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  1. Great unbiased article! What is the world coming to??

    Many of us by the way have the Nexus One simply because we KNOW it will have Gingerbread first.

    And I so nearly bought the Galaxy S until I saw what they had done (or not done) with earlier Android updates.

    Manufacturers and operators alike are coming round, and I think we’ll see the better ones differentiate not by the UI but by the speed of upgrades.

  2. I have the iPhone 4 and like the phone, but I also picked up the Samsung Captivate and have rooted, and running Froyo. The screen is very nice and really like the screen size of 4″. I think the iPhone 4 should have been upgraded to at least a 4″ screen. I know others won’t release Gingerbread first, but as long as we can either install it, I will keep my Samsung Captivate. I do like the Nexus One, which for a while was thinking of getting. :)

  3. When is Google going to release Android 3.0?
    What will be the new features in Gingerbread?
    Why doesn’t Google announce the details now?
    How come no respect for tablets running 2.2?

  4. I also would like to know when Gingerbread is due to be rolled out to phones!

    I have the Nexus One, and have been reading for months that Gingerbread was due out mid October either on the 15th or 16th. It is now the 14th, but I’ve not read any confirmation that Gingerbread will be released tomorrow, or any other updated release schedule!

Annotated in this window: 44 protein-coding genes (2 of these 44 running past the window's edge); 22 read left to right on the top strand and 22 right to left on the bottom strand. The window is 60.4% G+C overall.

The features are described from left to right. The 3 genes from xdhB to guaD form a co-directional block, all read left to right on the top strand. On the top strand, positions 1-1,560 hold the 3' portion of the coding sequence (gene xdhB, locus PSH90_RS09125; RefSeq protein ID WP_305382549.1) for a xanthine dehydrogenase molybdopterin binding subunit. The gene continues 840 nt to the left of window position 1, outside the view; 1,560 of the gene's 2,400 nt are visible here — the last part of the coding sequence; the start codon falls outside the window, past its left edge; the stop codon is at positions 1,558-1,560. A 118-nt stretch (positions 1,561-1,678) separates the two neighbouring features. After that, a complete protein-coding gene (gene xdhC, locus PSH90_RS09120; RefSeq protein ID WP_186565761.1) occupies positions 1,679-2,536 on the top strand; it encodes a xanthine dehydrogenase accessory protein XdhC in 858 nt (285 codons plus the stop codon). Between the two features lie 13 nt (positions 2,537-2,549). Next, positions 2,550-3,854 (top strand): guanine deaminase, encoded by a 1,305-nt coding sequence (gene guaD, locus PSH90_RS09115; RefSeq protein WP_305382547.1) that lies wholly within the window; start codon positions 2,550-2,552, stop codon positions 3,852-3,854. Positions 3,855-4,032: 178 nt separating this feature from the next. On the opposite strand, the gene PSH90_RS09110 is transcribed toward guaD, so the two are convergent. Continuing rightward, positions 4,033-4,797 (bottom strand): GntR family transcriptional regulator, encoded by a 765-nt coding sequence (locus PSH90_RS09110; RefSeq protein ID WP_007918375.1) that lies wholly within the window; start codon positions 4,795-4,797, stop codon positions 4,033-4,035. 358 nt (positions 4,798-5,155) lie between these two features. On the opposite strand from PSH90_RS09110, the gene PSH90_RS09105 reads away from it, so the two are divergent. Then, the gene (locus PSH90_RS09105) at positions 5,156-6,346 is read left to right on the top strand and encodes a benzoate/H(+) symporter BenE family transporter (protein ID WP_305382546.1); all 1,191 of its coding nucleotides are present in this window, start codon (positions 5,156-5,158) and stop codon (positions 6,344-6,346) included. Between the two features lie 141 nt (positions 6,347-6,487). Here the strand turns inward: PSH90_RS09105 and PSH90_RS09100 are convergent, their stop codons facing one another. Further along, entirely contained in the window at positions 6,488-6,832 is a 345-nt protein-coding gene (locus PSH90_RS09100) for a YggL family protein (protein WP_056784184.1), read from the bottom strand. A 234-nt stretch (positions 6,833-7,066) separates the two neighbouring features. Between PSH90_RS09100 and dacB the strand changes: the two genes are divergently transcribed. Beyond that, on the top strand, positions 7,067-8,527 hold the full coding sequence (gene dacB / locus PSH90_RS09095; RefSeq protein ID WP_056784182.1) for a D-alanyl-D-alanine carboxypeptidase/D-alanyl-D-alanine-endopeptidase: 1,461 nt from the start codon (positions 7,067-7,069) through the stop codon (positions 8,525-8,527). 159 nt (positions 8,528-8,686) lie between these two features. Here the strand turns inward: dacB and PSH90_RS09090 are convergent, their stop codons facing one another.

Froyo 2.2 is good, but it has some bugs on the N1, like the wifi dropping out when in sleep mode! So I’m hoping Gigngerbead has some much needed bug fixes!

    1. Excited for Gingerbread, although I’m fairly happy with the interface as is. Integration with their VOIP would be nice, but that could also come as an app (or update to the Google Voice app if you have use it).

      For me the 2.2.1 update fixed the wifi dropping bug on my Nexus One.

  5. Android This Week: Angry Birds, Opera Mobile Coming: Tech News « Saturday, October 16, 2010

    [...] Market data provided by Google’s dashboard service, and found that nearly three-quarters of Android users are using Android version 2.1 or above. Let’s hope more users are able to upgrade to Froyo before Gingerbread is out of the [...]

  6. Android Fragmentation Improves- 77% running 2.1, 2.2: Mobile « Tuesday, November 2, 2010

    [...] is narrowing. Froyo may even pass 2.1 shortly, given how fast the numbers have changed since the last time we took a look. The current numbers don’t reflect the flood of tablets expected to begin shortly, [...]

  7. Android Gingerbread Out of the Oven This Week: Tech News « Monday, November 8, 2010

    [...] This continues Google’s quick pace of platform updates, though it will take months before existing Android phones make the jump up. This will start the update cycle again for manufacturers and leave existing users wondering when they can get the latest software, a guessing game few consumers enjoy. Last month, Google announced that 74 percent of Android users were running 2.1 or 2.2. [...]